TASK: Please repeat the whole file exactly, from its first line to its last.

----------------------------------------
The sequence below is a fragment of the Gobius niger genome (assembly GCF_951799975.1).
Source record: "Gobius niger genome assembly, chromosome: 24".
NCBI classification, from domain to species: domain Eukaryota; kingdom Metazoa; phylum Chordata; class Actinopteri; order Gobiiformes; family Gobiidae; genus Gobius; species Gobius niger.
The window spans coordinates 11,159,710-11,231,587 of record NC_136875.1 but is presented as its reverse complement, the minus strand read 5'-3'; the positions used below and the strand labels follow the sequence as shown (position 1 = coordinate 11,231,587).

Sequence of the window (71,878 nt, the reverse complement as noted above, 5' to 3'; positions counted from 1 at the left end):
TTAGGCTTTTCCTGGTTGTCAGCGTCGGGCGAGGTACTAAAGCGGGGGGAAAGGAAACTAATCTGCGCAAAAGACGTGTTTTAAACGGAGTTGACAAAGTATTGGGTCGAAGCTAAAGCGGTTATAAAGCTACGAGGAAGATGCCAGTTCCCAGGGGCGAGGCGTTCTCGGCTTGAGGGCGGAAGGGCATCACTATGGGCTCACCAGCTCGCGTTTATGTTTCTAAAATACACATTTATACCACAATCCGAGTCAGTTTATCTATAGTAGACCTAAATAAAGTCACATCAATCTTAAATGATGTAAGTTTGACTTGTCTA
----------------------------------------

The sequence below is a fragment of the Gobius niger genome (assembly GCF_951799975.1).
Source record: "Gobius niger genome assembly, chromosome: 24".
NCBI classification, from domain to species: domain Eukaryota; kingdom Metazoa; phylum Chordata; class Actinopteri; order Gobiiformes; family Gobiidae; genus Gobius; species Gobius niger.
The window spans coordinates 11,159,710-11,231,587 of record NC_136875.1 but is presented as its reverse complement, the minus strand read 5'-3'; the positions used below and the strand labels follow the sequence as shown (position 1 = coordinate 11,231,587).

Sequence of the window (71,878 nt, the reverse complement as noted above, 5' to 3'; positions counted from 1 at the left end):
TTAGGCTTTTCCTGGTTGTCAGCGTCGGGCGAGGTACTAAAGCGGGGGGAAAGGAAACTAATCTGCGCAAAAGACGTGTTTTAAACGGAGTTGACAAAGTATTGGGTCGAAGCTAAAGCGGTTATAAAGCTACGAGGAAGATGCCAGTTCCCAGGGGCGAGGCGTTCTCGGCTTGAGGGCGGAAGGGCATCACTATGGGCTCACCAGCTCGCGTTTATGTTTCTAAAATACACATTTATACCACAATCCGAGTCAGTTTATCTATAGTAGACCTAAATAAAGTCACATCAATCTTAAATGATGTAAGTTTGACTTGTCTA